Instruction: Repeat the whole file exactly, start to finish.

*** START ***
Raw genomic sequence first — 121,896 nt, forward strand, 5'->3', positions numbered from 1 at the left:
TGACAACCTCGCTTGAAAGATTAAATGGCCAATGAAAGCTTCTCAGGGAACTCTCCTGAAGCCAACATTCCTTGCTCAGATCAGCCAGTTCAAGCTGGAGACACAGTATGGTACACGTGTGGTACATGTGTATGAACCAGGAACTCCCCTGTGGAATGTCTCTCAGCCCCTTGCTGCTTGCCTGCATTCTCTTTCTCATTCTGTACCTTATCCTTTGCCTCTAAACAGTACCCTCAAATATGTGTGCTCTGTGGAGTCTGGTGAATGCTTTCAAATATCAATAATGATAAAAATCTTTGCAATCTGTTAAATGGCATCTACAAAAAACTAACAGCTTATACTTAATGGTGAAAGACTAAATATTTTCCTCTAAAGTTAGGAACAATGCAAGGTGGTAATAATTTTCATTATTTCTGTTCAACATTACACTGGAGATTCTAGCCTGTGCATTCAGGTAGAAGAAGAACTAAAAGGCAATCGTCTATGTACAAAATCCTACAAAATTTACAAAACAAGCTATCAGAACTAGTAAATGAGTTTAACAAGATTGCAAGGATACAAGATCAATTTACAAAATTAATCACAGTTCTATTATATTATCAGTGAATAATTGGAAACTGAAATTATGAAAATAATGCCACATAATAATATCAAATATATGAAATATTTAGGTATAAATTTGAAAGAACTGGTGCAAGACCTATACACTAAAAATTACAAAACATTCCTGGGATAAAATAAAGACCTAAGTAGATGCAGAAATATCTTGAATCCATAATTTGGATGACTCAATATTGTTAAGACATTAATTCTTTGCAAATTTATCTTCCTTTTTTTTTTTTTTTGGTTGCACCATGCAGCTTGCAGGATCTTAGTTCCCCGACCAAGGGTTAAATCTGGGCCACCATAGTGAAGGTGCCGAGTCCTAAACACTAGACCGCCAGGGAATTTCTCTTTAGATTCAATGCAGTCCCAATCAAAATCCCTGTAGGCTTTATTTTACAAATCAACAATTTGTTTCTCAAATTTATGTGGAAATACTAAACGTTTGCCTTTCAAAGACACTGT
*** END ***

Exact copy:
Raw genomic sequence first — 121,896 nt, forward strand, 5'->3', positions numbered from 1 at the left:
TGACAACCTCGCTTGAAAGATTAAATGGCCAATGAAAGCTTCTCAGGGAACTCTCCTGAAGCCAACATTCCTTGCTCAGATCAGCCAGTTCAAGCTGGAGACACAGTATGGTACACGTGTGGTACATGTGTATGAACCAGGAACTCCCCTGTGGAATGTCTCTCAGCCCCTTGCTGCTTGCCTGCATTCTCTTTCTCATTCTGTACCTTATCCTTTGCCTCTAAACAGTACCCTCAAATATGTGTGCTCTGTGGAGTCTGGTGAATGCTTTCAAATATCAATAATGATAAAAATCTTTGCAATCTGTTAAATGGCATCTACAAAAAACTAACAGCTTATACTTAATGGTGAAAGACTAAATATTTTCCTCTAAAGTTAGGAACAATGCAAGGTGGTAATAATTTTCATTATTTCTGTTCAACATTACACTGGAGATTCTAGCCTGTGCATTCAGGTAGAAGAAGAACTAAAAGGCAATCGTCTATGTACAAAATCCTACAAAATTTACAAAACAAGCTATCAGAACTAGTAAATGAGTTTAACAAGATTGCAAGGATACAAGATCAATTTACAAAATTAATCACAGTTCTATTATATTATCAGTGAATAATTGGAAACTGAAATTATGAAAATAATGCCACATAATAATATCAAATATATGAAATATTTAGGTATAAATTTGAAAGAACTGGTGCAAGACCTATACACTAAAAATTACAAAACATTCCTGGGATAAAATAAAGACCTAAGTAGATGCAGAAATATCTTGAATCCATAATTTGGATGACTCAATATTGTTAAGACATTAATTCTTTGCAAATTTATCTTCCTTTTTTTTTTTTTTTGGTTGCACCATGCAGCTTGCAGGATCTTAGTTCCCCGACCAAGGGTTAAATCTGGGCCACCATAGTGAAGGTGCCGAGTCCTAAACACTAGACCGCCAGGGAATTTCTCTTTAGATTCAATGCAGTCCCAATCAAAATCCCTGTAGGCTTTATTTTACAAATCAACAATTTGTTTCTCAAATTTATGTGGAAATACTAAACGTTTGCCTTTCAAAGACACTGT